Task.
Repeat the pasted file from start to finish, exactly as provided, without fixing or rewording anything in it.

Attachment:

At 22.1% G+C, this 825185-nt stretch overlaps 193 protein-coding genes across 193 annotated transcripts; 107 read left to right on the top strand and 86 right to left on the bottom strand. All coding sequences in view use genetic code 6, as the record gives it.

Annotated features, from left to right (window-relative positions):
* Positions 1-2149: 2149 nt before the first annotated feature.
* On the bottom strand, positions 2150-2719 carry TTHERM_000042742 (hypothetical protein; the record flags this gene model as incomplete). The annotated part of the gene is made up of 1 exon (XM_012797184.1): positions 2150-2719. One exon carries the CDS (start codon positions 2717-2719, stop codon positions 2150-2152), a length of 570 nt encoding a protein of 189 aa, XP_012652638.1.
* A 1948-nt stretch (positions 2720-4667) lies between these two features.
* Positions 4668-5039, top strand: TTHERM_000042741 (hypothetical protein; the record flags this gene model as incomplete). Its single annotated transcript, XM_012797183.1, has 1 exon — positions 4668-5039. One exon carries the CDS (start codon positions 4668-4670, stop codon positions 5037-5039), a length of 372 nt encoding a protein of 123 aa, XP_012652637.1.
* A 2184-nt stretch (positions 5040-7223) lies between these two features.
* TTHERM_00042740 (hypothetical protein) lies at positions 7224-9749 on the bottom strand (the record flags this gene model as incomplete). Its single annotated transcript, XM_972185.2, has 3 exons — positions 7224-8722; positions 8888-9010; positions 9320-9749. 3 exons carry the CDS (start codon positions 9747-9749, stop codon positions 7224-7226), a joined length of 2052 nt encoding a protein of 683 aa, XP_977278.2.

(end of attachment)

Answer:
At 22.1% G+C, this 825185-nt stretch overlaps 193 protein-coding genes across 193 annotated transcripts; 107 read left to right on the top strand and 86 right to left on the bottom strand. All coding sequences in view use genetic code 6, as the record gives it.

Annotated features, from left to right (window-relative positions):
* Positions 1-2149: 2149 nt before the first annotated feature.
* On the bottom strand, positions 2150-2719 carry TTHERM_000042742 (hypothetical protein; the record flags this gene model as incomplete). The annotated part of the gene is made up of 1 exon (XM_012797184.1): positions 2150-2719. One exon carries the CDS (start codon positions 2717-2719, stop codon positions 2150-2152), a length of 570 nt encoding a protein of 189 aa, XP_012652638.1.
* A 1948-nt stretch (positions 2720-4667) lies between these two features.
* Positions 4668-5039, top strand: TTHERM_000042741 (hypothetical protein; the record flags this gene model as incomplete). Its single annotated transcript, XM_012797183.1, has 1 exon — positions 4668-5039. One exon carries the CDS (start codon positions 4668-4670, stop codon positions 5037-5039), a length of 372 nt encoding a protein of 123 aa, XP_012652637.1.
* A 2184-nt stretch (positions 5040-7223) lies between these two features.
* TTHERM_00042740 (hypothetical protein) lies at positions 7224-9749 on the bottom strand (the record flags this gene model as incomplete). Its single annotated transcript, XM_972185.2, has 3 exons — positions 7224-8722; positions 8888-9010; positions 9320-9749. 3 exons carry the CDS (start codon positions 9747-9749, stop codon positions 7224-7226), a joined length of 2052 nt encoding a protein of 683 aa, XP_977278.2.